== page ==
Showbusiness agent Jonathan Shalit could be forgiven for going into some sort of “lockdown hibernation”, as he puts it. Shalit has spent the past few months watching the industry with which he is synonymous pretty much grind to a halt.
According to reports, Covid-19 will cost the entertainment and show-business industry $160 (£127) billion in growth over the next five years, hitting advertising and theatre the hardest.
The Office for National Statistics says 68 percent of workers in the arts, entertainment and recreation sector have been furloughed.
But failure is not an option for Shalit. The affable talent manager, who counts Susanna Reid, Dame Joan Collins and Robert Rinder among his clients, has too many people relying on him. He tells me: “Failure is not an option because of both the role of my company and the responsibilities I have taken on in the community. My staff and my clients rely on me and look to me to further their careers and protect their incomes. If I fail, others suffer.”
Shalit has 200 clients and 19 employees across his four companies, under the InterTalent Rights Group, which he founded in 1993. “Being busy keeps my mind active,” adds Shalit, who was awarded an OBE in 2014 for services to the entertainment industry. “If you can keep stimulated, you have more chance of getting through this in a positive way.” And positive he is.
“Winston Churchill said: ‘An optimist sees the opportunity in every difficulty’, which is how I have approached every challenge. The paradigm will be very different when we emerge from lockdown. But ultimately my life is about creating opportunities for those I work with.”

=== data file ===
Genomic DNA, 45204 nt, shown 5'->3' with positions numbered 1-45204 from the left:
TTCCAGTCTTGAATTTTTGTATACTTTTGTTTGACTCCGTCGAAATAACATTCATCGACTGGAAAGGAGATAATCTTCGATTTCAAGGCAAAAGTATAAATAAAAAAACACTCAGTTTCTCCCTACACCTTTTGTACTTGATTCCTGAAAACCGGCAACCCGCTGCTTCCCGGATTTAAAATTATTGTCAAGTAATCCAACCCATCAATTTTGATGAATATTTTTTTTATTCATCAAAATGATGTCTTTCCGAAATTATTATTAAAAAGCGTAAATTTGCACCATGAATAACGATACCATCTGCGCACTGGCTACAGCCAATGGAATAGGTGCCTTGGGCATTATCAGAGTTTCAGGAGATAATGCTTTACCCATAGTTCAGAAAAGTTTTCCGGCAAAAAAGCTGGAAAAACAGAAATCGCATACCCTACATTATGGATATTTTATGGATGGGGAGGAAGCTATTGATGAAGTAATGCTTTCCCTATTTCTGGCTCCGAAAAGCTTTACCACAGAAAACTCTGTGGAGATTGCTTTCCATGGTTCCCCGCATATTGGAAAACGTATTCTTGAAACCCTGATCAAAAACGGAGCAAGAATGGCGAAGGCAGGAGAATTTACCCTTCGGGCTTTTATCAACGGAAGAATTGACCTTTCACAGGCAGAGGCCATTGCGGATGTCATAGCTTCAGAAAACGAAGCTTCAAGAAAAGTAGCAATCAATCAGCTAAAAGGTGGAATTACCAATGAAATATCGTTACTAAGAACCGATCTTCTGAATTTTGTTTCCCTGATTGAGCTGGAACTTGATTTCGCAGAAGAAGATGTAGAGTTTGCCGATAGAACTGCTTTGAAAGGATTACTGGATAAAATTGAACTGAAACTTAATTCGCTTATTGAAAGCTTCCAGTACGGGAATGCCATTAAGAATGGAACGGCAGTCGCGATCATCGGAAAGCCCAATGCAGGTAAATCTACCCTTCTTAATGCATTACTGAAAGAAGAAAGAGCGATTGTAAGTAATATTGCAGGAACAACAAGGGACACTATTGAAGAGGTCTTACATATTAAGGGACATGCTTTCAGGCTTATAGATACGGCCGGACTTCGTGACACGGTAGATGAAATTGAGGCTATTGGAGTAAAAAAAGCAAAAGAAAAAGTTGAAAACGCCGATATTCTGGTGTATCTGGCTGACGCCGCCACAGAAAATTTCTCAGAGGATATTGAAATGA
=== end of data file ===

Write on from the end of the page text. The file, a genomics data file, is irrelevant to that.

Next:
Failure is not an option because of both the role of my company and the responsibilities I have taken on in the community. My staff and my clients rely on me and look to me to further their careers and protect their incomes. If I fail, others suffer.
But Shalit, 58, who has worked in the industry for close to three decades, knows these are desperately testing times. “If no vaccine is found, this could cost the entertainment sector north of £200 billion. If the worst-case scenario plays out, then more like hundreds of billions. Some businesses will never recover.
“And what we still don’t know is how long Covid will take to overcome and if there will be further spikes. The worry is it’s hard to imagine large gatherings of any kind. Even when given the all- clear, confidence will take time to rebuild.”
If no vaccine is found, this could cost the entertainment sector north of £200 billion. If the worst-case scenario plays out, then more like hundreds of billions. Some businesses will never recover
So how does Shalit, who counts having a cup of tea with Prince and Maria Carey at a post-Grammy party in Beverley Hills among his many career highlights, stay so positive despite the gut-wrenching statistics? “We have to be upbeat and dynamic in finding solutions to the challenges.
“In the next few years, we will see this forced confinement and period of lockdown manifest itself in renewed and re-energised creativity.
I believe one direct consequence of the Covid crisis will be the 2020s being the most creative and defining era of this century. Even now, millions of people are creating and imagining.”
The West London Synagogue member has been supporting both the ‘Jewish Homes Emergency Appeal’ and the ‘National Emergencies Trust’. “Being a British Jew, I felt it important to support both the community and my country.”